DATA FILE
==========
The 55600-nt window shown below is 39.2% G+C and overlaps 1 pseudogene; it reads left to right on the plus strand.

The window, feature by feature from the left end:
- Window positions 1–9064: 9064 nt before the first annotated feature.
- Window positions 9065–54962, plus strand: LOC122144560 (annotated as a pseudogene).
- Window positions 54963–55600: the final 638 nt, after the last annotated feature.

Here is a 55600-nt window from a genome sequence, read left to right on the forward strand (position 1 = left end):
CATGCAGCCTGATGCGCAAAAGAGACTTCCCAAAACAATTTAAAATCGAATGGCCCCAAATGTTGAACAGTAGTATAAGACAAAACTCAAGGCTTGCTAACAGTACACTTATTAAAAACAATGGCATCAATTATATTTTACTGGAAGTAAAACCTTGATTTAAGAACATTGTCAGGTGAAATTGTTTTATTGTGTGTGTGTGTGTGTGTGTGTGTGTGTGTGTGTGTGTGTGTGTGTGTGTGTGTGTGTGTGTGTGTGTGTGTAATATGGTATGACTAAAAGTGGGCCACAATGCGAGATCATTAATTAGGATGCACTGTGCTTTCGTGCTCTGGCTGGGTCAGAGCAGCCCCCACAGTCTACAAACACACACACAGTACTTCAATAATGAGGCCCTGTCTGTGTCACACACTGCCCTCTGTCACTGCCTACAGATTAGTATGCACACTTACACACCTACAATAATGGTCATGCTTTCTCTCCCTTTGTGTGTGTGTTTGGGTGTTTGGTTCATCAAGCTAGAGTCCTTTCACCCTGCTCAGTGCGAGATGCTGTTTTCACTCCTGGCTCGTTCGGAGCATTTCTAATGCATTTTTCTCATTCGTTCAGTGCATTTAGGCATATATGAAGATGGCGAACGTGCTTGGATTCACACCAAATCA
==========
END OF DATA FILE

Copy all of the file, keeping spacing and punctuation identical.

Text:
The 55600-nt window shown below is 39.2% G+C and overlaps 1 pseudogene; it reads left to right on the plus strand.

The window, feature by feature from the left end:
- Window positions 1–9064: 9064 nt before the first annotated feature.
- Window positions 9065–54962, plus strand: LOC122144560 (annotated as a pseudogene).
- Window positions 54963–55600: the final 638 nt, after the last annotated feature.

Here is a 55600-nt window from a genome sequence, read left to right on the forward strand (position 1 = left end):
CATGCAGCCTGATGCGCAAAAGAGACTTCCCAAAACAATTTAAAATCGAATGGCCCCAAATGTTGAACAGTAGTATAAGACAAAACTCAAGGCTTGCTAACAGTACACTTATTAAAAACAATGGCATCAATTATATTTTACTGGAAGTAAAACCTTGATTTAAGAACATTGTCAGGTGAAATTGTTTTATTGTGTGTGTGTGTGTGTGTGTGTGTGTGTGTGTGTGTGTGTGTGTGTGTGTGTGTGTGTGTGTGTGTGTGTGTAATATGGTATGACTAAAAGTGGGCCACAATGCGAGATCATTAATTAGGATGCACTGTGCTTTCGTGCTCTGGCTGGGTCAGAGCAGCCCCCACAGTCTACAAACACACACACAGTACTTCAATAATGAGGCCCTGTCTGTGTCACACACTGCCCTCTGTCACTGCCTACAGATTAGTATGCACACTTACACACCTACAATAATGGTCATGCTTTCTCTCCCTTTGTGTGTGTGTTTGGGTGTTTGGTTCATCAAGCTAGAGTCCTTTCACCCTGCTCAGTGCGAGATGCTGTTTTCACTCCTGGCTCGTTCGGAGCATTTCTAATGCATTTTTCTCATTCGTTCAGTGCATTTAGGCATATATGAAGATGGCGAACGTGCTTGGATTCACACCAAATCA